In 2019, some 173,500 people died from diseases caused by air pollution
Bangladesh has seen an alarming increase in deaths from air pollution in recent years.
The country recorded a total of 173,500 deaths in 2019 due to air pollution, which exceeds 50,000 more than in 2017, according to a global report on air pollution related to the health load. In 2017, the death toll was 123,000 in the country.
The Institute for Health Effects and the Institute for Health Metrics and Assessment, based in the United States, released on Wednesday the report entitled “State of Global Air 2020” under the project of global disease burden .
Bangladesh is the ninth among the top ten countries with the highest level of outdoor environmental particulate matter (PM 2.5), very small with 2.5 micrometers in diameter or less, produced by all kinds of common combustion in urban and rural places.
PM 2.5, which is capable of penetrating deep into the airways and causing serious damage to health, caused 74,000 deaths in Bangladesh. Household air pollution from solid fuel accounted for 94,800 deaths, while the rest of the deaths were due to ozone exposure.
The country is also the fourth among the top ten countries with the highest exposure to ozone and the eleventh among the 17 countries with the highest exposure to air pollution.
In the South Asian region, more than 2.1 million people died due to air pollution, with Bangladesh the third largest.
In India, 1,667,000 people died last year, followed by Pakistan with 235,700 deaths, Bangladesh with 173,500 deaths and Nepal with 42,100 deaths from air pollution.
Worldwide, air pollution caused 6.7 million deaths last year and lost 213 million years of healthy living, according to the latest report.
Among all risk factors for mortality, air pollution ranks fourth in the world, surpassed only by high blood pressure (10.8 million), tobacco use (8.71 million) and poor nutrition (7, 94 million). Deaths caused by air pollution are five times higher than traffic collisions (1.28 million) worldwide.
Air pollution can cause diseases such as chronic obstructive pulmonary disease (COPD), diabetes, ischemic heart disease, low respiratory infections, lung cancer, stroke and many more.
In 2019, air pollution contributed to nearly 500,000 deaths among babies in their first month of life. It accounts for 20% of newborn deaths worldwide, mainly related to complications such as low birth weight and preterm birth.
What the authorities say
Ziaul Haque, director (air quality management) of the environment department, said: “I have not read the report in detail. That is why I cannot comment on it.”
“We closed 700 brick kilns from December last year to March this year. In 2025, bricks will not be used in any type of construction work, except in road construction. Everyone will have to use more environmentally friendly blocks than brick, ”he said.
“In addition, following the guidelines of the High Court, we drafted and distributed a guideline, where we defined what functions the various ministries and departments will have to stop air pollution,” Ziaul Haque added.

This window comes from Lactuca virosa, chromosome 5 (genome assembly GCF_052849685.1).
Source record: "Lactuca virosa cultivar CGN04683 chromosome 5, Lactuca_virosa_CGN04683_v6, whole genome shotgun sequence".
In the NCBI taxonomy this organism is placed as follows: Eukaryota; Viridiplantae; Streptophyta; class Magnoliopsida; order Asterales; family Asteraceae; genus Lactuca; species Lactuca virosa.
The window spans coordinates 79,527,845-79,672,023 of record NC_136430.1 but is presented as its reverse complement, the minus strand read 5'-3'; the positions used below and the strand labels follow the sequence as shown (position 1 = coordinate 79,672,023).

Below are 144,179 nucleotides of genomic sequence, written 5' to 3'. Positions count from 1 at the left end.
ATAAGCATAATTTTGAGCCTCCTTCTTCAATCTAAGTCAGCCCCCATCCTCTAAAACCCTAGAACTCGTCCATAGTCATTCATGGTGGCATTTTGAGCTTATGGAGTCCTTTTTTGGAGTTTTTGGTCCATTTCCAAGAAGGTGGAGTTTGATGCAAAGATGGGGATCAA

“If everything we plan is implemented in the right way, we may expect a positive change in air quality,” he mentioned.
Forecast of more deaths in the coming years
The international independent research organization, Center for Research on Energy and Clean Air (CREA), and Bangladesh Poribesh Andolon (BAPA) jointly presented a study on May 5 this year, entitled “Air Quality, the health and toxic impacts of the proposed coal cluster in Payra, Bangladesh “.
According to the study, emissions of air pollutants from seven plants in the payra cluster would be responsible for the projected deaths of 18,000 to 34,000 in Bangladesh during its 30-year lifespan.
Air pollution, especially the presence of particles in the air, reduces the life expectancy of Bangladeshis by an average of seven years, according to a study by the University of Chicago’s Institute for Energy Policy on July 28th.
Another report, entitled “Air Quality, Health and Environmental Impacts of the Proposed Coal Energy Cluster in the Chittagong Region, Bangladesh”, was presented jointly by CREA and BAPA on 22 September. .
According to a recent study, air pollution from coal-fired power plants in the Chittagong region could cause 30,139 deaths in 30 years.
Source of air pollution
According to the research results available so far, brick kilns cause 58% of air pollution in Dhaka. Road dust and bare ground cause 18% of pollution, vehicles 10% and 14% come from other sources.
According to a study by the Institute for Energy Policy at the University of Chicago, 25% of particulate matter (PM) pollution comes from vehicles, 20% from firewood and coal, 15% from power plants, and industry, 22% of other human activities. and 18% from natural sources worldwide.
Dr Ahmad Kamruzzaman Majumder, chair of the environmental sciences department at Stamford University and also joint secretary of BAPA, said: “We need to re-identify the sources of air pollution and take strict measures to reduce pollution from the sources. So we can get a good result. “
“Pollution from coal-based vehicles and power plants is emerging as a major source of pollution in Bangladesh,” he added.